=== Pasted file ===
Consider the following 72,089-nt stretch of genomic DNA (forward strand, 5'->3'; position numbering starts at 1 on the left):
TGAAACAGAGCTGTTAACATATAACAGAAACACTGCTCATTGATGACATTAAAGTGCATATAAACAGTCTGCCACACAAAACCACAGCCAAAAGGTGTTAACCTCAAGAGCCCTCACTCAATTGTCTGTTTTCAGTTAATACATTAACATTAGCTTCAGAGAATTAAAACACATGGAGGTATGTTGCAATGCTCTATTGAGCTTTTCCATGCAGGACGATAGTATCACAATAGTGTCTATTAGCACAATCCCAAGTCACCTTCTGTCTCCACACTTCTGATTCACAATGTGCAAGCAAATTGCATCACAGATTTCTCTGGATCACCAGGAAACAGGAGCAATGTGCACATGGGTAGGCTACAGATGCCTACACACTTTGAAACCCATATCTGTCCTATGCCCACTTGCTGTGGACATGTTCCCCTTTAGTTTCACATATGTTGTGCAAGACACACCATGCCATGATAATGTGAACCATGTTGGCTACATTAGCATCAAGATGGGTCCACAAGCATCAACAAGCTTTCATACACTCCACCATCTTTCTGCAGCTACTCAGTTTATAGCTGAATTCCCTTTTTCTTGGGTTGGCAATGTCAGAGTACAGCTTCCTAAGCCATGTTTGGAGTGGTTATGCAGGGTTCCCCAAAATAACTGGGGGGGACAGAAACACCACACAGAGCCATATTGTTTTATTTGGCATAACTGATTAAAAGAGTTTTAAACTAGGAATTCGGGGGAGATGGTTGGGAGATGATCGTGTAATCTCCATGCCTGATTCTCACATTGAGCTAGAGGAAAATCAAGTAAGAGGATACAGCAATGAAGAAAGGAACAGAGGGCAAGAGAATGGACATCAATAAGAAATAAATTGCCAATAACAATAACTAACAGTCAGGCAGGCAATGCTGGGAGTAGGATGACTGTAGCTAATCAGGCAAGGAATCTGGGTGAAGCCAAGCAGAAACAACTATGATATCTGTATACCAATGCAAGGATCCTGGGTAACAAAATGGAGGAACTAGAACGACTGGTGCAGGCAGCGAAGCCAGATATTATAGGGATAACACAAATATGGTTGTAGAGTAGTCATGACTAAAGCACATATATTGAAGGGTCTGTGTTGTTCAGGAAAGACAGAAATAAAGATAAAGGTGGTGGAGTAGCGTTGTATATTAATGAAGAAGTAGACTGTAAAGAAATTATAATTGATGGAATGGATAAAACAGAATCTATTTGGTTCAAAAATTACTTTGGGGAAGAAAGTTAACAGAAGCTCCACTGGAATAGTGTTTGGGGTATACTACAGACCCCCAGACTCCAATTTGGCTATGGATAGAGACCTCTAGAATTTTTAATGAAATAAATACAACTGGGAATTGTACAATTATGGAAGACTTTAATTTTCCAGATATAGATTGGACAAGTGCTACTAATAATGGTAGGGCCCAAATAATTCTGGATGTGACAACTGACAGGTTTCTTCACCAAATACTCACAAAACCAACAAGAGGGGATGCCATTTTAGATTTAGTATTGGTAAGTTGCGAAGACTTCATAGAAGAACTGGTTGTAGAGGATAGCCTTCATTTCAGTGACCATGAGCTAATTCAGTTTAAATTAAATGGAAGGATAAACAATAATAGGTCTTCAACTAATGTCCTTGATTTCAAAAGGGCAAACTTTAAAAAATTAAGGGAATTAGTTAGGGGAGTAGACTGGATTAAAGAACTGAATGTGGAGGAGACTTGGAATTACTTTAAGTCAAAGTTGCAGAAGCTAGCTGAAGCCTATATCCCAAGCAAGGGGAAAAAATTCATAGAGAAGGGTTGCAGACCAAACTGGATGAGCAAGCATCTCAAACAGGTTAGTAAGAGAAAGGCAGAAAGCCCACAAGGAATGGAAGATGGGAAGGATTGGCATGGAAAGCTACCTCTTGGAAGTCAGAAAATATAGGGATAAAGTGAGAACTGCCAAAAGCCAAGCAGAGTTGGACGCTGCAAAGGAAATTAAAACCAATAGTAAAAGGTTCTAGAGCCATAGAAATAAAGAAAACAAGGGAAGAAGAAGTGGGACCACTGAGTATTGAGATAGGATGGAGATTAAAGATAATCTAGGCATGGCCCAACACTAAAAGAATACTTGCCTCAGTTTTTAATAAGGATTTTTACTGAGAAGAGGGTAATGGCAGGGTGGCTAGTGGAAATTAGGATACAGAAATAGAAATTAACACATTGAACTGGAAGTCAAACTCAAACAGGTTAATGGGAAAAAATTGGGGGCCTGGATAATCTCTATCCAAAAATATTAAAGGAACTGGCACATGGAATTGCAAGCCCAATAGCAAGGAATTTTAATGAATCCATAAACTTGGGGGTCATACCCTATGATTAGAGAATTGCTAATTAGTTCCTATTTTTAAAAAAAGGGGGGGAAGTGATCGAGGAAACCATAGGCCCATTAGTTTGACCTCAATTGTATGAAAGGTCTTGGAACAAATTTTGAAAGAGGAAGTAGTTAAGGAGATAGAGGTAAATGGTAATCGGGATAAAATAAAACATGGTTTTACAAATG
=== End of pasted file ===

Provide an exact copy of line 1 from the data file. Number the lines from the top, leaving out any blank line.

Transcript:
Consider the following 72,089-nt stretch of genomic DNA (forward strand, 5'->3'; position numbering starts at 1 on the left):